We cannot, in good conscience, perpetuate this violence. If we so abhor the terrorists for the damage they inflict on our innocents, then surely we must hold ourselves to the same standards. The people of Syria are, for the most part, victims of ISIS, just like the Parisiens and Lebanese who have recently suffered so greatly. They are faced with the same threat to their safety as we in the Western world are, but for them, the danger is more immediate. How can we blame them for wanting to flee westward, to safer pastures? And equally, how can we make their homeland any more dangerous, and still live with ourselves?

When, in 2014, MPs voted in favour of air strikes in Iraq, I had my doubts. Now, I am more certain than ever that brute force is far, far from being the solution to the risk ISIS poses to the rest of the world. Yes, they need to be stopped, but they are not a single, composite unit to be picked off easily in Syria, and air strikes there can only give rise to civilian casualties, strengthening ISIS’ hatred of the West, leading, most probably, to an increase in the attacks levied against us.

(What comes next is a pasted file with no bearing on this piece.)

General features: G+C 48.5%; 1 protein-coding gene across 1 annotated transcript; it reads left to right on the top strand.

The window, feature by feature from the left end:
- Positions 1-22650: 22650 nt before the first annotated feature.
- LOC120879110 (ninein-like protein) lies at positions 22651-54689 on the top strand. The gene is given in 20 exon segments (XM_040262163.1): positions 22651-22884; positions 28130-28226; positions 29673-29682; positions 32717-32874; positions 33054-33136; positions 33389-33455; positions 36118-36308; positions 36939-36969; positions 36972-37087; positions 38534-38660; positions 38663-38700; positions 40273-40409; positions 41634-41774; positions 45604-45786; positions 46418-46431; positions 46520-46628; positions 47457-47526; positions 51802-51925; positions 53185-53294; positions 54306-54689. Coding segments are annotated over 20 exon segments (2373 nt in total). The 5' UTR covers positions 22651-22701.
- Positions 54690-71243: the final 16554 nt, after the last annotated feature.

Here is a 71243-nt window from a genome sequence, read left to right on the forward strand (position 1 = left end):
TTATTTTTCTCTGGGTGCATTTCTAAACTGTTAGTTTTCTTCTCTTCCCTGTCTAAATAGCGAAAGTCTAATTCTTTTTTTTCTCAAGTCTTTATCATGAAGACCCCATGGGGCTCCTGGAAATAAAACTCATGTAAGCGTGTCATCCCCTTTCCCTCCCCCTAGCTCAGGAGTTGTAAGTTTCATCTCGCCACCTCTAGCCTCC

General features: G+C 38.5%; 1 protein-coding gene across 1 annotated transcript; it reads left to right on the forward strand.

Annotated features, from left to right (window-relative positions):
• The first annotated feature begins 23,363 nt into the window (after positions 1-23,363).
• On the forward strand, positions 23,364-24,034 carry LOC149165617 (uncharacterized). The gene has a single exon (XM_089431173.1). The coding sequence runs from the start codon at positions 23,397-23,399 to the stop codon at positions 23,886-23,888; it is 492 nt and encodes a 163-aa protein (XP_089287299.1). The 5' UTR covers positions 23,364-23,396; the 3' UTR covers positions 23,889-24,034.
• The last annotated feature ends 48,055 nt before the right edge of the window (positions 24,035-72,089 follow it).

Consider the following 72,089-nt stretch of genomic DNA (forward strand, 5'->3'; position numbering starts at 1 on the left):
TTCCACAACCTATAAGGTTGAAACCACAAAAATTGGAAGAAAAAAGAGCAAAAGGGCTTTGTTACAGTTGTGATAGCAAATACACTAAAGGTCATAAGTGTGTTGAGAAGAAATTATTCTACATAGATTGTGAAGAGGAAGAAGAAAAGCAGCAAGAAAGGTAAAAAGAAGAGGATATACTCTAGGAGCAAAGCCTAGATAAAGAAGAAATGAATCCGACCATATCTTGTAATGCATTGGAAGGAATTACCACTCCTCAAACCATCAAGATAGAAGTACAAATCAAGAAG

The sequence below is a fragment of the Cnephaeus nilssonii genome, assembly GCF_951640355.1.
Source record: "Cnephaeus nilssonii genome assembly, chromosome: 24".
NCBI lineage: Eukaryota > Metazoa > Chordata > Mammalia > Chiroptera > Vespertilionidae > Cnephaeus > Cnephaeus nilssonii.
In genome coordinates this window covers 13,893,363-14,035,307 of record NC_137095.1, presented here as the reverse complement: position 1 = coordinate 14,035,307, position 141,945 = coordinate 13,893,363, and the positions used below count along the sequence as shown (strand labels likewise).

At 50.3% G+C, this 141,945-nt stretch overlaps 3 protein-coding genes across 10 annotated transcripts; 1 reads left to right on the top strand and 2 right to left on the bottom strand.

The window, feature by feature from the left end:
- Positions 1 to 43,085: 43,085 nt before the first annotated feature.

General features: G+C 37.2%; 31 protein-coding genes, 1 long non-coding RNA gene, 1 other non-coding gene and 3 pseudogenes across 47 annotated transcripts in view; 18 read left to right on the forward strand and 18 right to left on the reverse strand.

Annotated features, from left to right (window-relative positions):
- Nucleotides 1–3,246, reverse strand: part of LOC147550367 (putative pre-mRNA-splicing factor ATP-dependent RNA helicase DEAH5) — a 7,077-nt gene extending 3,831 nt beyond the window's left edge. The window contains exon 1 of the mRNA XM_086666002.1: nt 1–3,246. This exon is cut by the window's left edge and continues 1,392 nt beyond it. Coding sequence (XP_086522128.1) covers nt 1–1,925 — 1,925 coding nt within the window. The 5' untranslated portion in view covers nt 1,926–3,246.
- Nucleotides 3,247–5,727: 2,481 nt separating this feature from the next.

I do not pretend to know how to solve this conflict. All I can do is repeat the wisdom of the quote from which the title of this post has been taken warns – “before you embark on a journey of revenge, dig two graves.”

  • Lana Wrigley, ex-Politics Student
    (Now studying at the University of Birmingham)

Purple Reign – UKIP’s Stranglehold on UK Press

Is anyone else sick of hearing about UKIP? It seems that you can’t open a paper or watch the news without catching a glimpse of Farage’s lizard-like features, and it’s getting old, quickly. This so-called “earthquake” they’ve caused seems to have been blown wildly out of proportion – one elected MP and a close-call further north doesn’t make them frontrunners in next year’s general election, so why all the attention? I honestly can’t remember the last time I was spared having to listen to their drivel on the news, because it looks like there’s nothing the press enjoys more than a one-on-one with old Nige, regardless of his downright dodgy politics. No news story is complete these days without a statement from him or one of his sycophantic followers, which seems bizarre when you remember that he’s not even an MP (yet).